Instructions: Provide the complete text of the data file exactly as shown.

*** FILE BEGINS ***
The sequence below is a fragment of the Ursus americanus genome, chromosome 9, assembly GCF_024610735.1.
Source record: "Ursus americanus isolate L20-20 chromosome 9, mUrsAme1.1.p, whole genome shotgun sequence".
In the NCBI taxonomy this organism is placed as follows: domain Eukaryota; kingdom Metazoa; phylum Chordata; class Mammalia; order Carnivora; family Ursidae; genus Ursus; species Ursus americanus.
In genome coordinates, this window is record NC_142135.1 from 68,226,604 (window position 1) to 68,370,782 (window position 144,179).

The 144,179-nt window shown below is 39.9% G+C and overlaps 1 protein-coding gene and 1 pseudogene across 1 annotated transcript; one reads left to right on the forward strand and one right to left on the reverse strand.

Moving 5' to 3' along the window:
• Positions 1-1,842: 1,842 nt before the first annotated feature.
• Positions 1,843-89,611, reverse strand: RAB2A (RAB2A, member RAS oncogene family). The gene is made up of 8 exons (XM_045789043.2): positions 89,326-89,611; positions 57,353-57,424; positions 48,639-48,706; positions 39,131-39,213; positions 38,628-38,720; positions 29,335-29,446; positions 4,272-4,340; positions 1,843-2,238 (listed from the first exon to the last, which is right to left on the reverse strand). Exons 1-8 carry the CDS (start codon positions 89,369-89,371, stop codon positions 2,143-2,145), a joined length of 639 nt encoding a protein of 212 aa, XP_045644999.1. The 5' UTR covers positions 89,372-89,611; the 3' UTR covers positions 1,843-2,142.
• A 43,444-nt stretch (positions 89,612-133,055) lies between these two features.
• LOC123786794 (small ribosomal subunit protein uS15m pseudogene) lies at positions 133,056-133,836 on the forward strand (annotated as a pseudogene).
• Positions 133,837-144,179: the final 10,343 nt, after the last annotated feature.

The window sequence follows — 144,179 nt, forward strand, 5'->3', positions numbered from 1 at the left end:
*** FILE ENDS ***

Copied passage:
The sequence below is a fragment of the Ursus americanus genome, chromosome 9, assembly GCF_024610735.1.
Source record: "Ursus americanus isolate L20-20 chromosome 9, mUrsAme1.1.p, whole genome shotgun sequence".
In the NCBI taxonomy this organism is placed as follows: domain Eukaryota; kingdom Metazoa; phylum Chordata; class Mammalia; order Carnivora; family Ursidae; genus Ursus; species Ursus americanus.
In genome coordinates, this window is record NC_142135.1 from 68,226,604 (window position 1) to 68,370,782 (window position 144,179).

The 144,179-nt window shown below is 39.9% G+C and overlaps 1 protein-coding gene and 1 pseudogene across 1 annotated transcript; one reads left to right on the forward strand and one right to left on the reverse strand.

Moving 5' to 3' along the window:
• Positions 1-1,842: 1,842 nt before the first annotated feature.
• Positions 1,843-89,611, reverse strand: RAB2A (RAB2A, member RAS oncogene family). The gene is made up of 8 exons (XM_045789043.2): positions 89,326-89,611; positions 57,353-57,424; positions 48,639-48,706; positions 39,131-39,213; positions 38,628-38,720; positions 29,335-29,446; positions 4,272-4,340; positions 1,843-2,238 (listed from the first exon to the last, which is right to left on the reverse strand). Exons 1-8 carry the CDS (start codon positions 89,369-89,371, stop codon positions 2,143-2,145), a joined length of 639 nt encoding a protein of 212 aa, XP_045644999.1. The 5' UTR covers positions 89,372-89,611; the 3' UTR covers positions 1,843-2,142.
• A 43,444-nt stretch (positions 89,612-133,055) lies between these two features.
• LOC123786794 (small ribosomal subunit protein uS15m pseudogene) lies at positions 133,056-133,836 on the forward strand (annotated as a pseudogene).
• Positions 133,837-144,179: the final 10,343 nt, after the last annotated feature.

The window sequence follows — 144,179 nt, forward strand, 5'->3', positions numbered from 1 at the left end: